Color correction is so easy nowadays, that you can even do it on your phone! Two personal favorite apps of mine are Tadaa and Mextures. With Tadaa, you can emulate a DSLR’s depth-of-field blur by simply swiping objects in and out of focus with your fingers, and it has a HUGE package of filters, borders, and adjustment options. Best of all, it’s free (save for a few in-app purchases, nothing too overpriced or restrictive though)! Mextures ($1.99 on the App Store) however, is like a catalog of Instagram filters on steroids, letting you brew together our own unique Molotov cocktail of epic filters and textures. And, if you aren’t feeling that creative, you can borrow a whole ton of presets curated by professional photographers. If you want to be low budget or take up iPhone photography casually, these apps are ESSENTIAL starters. Just remember to keep it bland (at first) so you’ll be open to add whatever cool stuff you’d want later.
4. Disregard ALL of the Above (or don’t)
Now that I just went over the most basic of basic knowledge when it comes to getting good-looking pictures, now what? Well, as a very wise man once said, don’t let your dreams be dreams. Ever. Whatever you do, long as that “whatever” isn’t robbing banks or spamming people with Dr. Oz ads, DO IT! That could apply to anything from taking up photography as a living or shooting pictures on your own terms here and there. And if you botch your shots at first, don’t win any contests, or have a shoot that goes terribly, who cares? I’m not going to lie or pretend that I’m some expert freelance photographer. In fact, recently I was asked to shoot last minute for a Christmas fundraiser, and just about everything that could’ve gone wrong went wrong. I’ve also been using a site called Snapwire (Snapwi.re) for entering photo contests, and so far I’ve made a whopping $0.00 off them.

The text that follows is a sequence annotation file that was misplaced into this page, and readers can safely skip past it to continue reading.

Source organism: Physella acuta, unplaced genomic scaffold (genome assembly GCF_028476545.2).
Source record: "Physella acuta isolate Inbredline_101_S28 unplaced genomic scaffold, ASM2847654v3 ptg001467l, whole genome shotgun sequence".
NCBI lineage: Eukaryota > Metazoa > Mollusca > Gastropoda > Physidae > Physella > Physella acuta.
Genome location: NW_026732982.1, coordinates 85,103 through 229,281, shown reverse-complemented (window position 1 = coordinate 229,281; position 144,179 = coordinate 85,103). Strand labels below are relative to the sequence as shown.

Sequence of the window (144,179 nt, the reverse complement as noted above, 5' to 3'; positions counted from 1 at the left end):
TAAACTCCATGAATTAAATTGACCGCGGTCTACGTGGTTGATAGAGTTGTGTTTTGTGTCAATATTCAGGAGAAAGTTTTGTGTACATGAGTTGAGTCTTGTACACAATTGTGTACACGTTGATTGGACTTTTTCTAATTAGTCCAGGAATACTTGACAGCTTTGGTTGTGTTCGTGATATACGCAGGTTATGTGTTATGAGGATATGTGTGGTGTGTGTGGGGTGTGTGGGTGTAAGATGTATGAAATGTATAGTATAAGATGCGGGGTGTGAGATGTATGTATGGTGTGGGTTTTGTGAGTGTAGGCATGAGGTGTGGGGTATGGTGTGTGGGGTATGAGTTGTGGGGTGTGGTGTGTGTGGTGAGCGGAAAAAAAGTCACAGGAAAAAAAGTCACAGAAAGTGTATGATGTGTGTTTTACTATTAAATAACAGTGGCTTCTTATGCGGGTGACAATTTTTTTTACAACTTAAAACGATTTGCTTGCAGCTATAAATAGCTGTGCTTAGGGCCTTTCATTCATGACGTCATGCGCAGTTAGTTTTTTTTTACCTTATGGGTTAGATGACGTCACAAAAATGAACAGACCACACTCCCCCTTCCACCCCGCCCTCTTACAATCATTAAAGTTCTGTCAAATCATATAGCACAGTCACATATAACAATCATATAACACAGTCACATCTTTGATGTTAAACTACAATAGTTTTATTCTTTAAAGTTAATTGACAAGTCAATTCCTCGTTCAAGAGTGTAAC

So no, I’m not exactly what you’d call the foremost authority on this stuff (yet), but I’ve been trying to learn it over the year, and I hope you will too. Maybe not like how I did, or with none of these tips altogether, but hey, who cares, right? Just shoot whatever, wherever, whenever, and hope for the best.